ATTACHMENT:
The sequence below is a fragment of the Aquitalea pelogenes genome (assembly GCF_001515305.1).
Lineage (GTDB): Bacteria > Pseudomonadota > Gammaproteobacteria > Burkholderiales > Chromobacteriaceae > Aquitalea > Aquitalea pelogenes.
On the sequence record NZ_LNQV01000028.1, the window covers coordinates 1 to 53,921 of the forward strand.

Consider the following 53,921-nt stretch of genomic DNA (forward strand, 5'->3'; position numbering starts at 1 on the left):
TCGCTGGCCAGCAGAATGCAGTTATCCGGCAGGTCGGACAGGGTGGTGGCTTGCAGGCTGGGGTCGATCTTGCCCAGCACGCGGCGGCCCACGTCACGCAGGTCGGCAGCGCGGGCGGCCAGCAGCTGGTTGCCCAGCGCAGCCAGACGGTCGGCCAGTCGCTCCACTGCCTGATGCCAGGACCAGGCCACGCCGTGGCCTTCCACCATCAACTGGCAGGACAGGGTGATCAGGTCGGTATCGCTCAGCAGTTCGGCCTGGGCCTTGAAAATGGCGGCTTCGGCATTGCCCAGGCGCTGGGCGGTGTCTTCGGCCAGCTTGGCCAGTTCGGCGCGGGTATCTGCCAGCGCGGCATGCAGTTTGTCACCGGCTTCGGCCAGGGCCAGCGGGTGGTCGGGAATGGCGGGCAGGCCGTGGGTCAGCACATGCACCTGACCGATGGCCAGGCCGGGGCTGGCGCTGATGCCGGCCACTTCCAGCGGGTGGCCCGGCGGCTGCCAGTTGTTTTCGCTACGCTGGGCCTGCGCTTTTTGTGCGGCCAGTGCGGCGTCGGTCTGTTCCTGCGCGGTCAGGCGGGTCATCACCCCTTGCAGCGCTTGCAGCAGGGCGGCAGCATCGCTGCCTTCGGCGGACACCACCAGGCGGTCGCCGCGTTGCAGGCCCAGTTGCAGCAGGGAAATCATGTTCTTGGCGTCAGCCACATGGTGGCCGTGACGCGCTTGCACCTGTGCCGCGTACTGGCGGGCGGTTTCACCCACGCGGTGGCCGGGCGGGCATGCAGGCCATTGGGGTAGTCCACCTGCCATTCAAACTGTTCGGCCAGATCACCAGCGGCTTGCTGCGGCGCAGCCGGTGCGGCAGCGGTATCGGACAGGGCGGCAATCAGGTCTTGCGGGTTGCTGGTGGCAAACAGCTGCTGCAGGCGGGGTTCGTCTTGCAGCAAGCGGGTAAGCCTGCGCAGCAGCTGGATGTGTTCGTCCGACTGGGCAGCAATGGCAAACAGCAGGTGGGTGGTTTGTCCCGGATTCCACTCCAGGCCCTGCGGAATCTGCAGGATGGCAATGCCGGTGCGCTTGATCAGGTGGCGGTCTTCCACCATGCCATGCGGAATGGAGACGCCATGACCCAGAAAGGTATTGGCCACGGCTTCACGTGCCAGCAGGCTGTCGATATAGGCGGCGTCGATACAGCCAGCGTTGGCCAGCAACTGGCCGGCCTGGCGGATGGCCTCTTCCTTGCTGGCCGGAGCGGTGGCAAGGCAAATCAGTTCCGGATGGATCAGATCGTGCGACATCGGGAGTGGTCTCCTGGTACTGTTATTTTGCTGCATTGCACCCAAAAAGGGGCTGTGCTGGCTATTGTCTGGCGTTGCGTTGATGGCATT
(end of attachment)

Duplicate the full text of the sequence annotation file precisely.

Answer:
The sequence below is a fragment of the Aquitalea pelogenes genome (assembly GCF_001515305.1).
Lineage (GTDB): Bacteria > Pseudomonadota > Gammaproteobacteria > Burkholderiales > Chromobacteriaceae > Aquitalea > Aquitalea pelogenes.
On the sequence record NZ_LNQV01000028.1, the window covers coordinates 1 to 53,921 of the forward strand.

Consider the following 53,921-nt stretch of genomic DNA (forward strand, 5'->3'; position numbering starts at 1 on the left):
TCGCTGGCCAGCAGAATGCAGTTATCCGGCAGGTCGGACAGGGTGGTGGCTTGCAGGCTGGGGTCGATCTTGCCCAGCACGCGGCGGCCCACGTCACGCAGGTCGGCAGCGCGGGCGGCCAGCAGCTGGTTGCCCAGCGCAGCCAGACGGTCGGCCAGTCGCTCCACTGCCTGATGCCAGGACCAGGCCACGCCGTGGCCTTCCACCATCAACTGGCAGGACAGGGTGATCAGGTCGGTATCGCTCAGCAGTTCGGCCTGGGCCTTGAAAATGGCGGCTTCGGCATTGCCCAGGCGCTGGGCGGTGTCTTCGGCCAGCTTGGCCAGTTCGGCGCGGGTATCTGCCAGCGCGGCATGCAGTTTGTCACCGGCTTCGGCCAGGGCCAGCGGGTGGTCGGGAATGGCGGGCAGGCCGTGGGTCAGCACATGCACCTGACCGATGGCCAGGCCGGGGCTGGCGCTGATGCCGGCCACTTCCAGCGGGTGGCCCGGCGGCTGCCAGTTGTTTTCGCTACGCTGGGCCTGCGCTTTTTGTGCGGCCAGTGCGGCGTCGGTCTGTTCCTGCGCGGTCAGGCGGGTCATCACCCCTTGCAGCGCTTGCAGCAGGGCGGCAGCATCGCTGCCTTCGGCGGACACCACCAGGCGGTCGCCGCGTTGCAGGCCCAGTTGCAGCAGGGAAATCATGTTCTTGGCGTCAGCCACATGGTGGCCGTGACGCGCTTGCACCTGTGCCGCGTACTGGCGGGCGGTTTCACCCACGCGGTGGCCGGGCGGGCATGCAGGCCATTGGGGTAGTCCACCTGCCATTCAAACTGTTCGGCCAGATCACCAGCGGCTTGCTGCGGCGCAGCCGGTGCGGCAGCGGTATCGGACAGGGCGGCAATCAGGTCTTGCGGGTTGCTGGTGGCAAACAGCTGCTGCAGGCGGGGTTCGTCTTGCAGCAAGCGGGTAAGCCTGCGCAGCAGCTGGATGTGTTCGTCCGACTGGGCAGCAATGGCAAACAGCAGGTGGGTGGTTTGTCCCGGATTCCACTCCAGGCCCTGCGGAATCTGCAGGATGGCAATGCCGGTGCGCTTGATCAGGTGGCGGTCTTCCACCATGCCATGCGGAATGGAGACGCCATGACCCAGAAAGGTATTGGCCACGGCTTCACGTGCCAGCAGGCTGTCGATATAGGCGGCGTCGATACAGCCAGCGTTGGCCAGCAACTGGCCGGCCTGGCGGATGGCCTCTTCCTTGCTGGCCGGAGCGGTGGCAAGGCAAATCAGTTCCGGATGGATCAGATCGTGCGACATCGGGAGTGGTCTCCTGGTACTGTTATTTTGCTGCATTGCACCCAAAAAGGGGCTGTGCTGGCTATTGTCTGGCGTTGCGTTGATGGCATT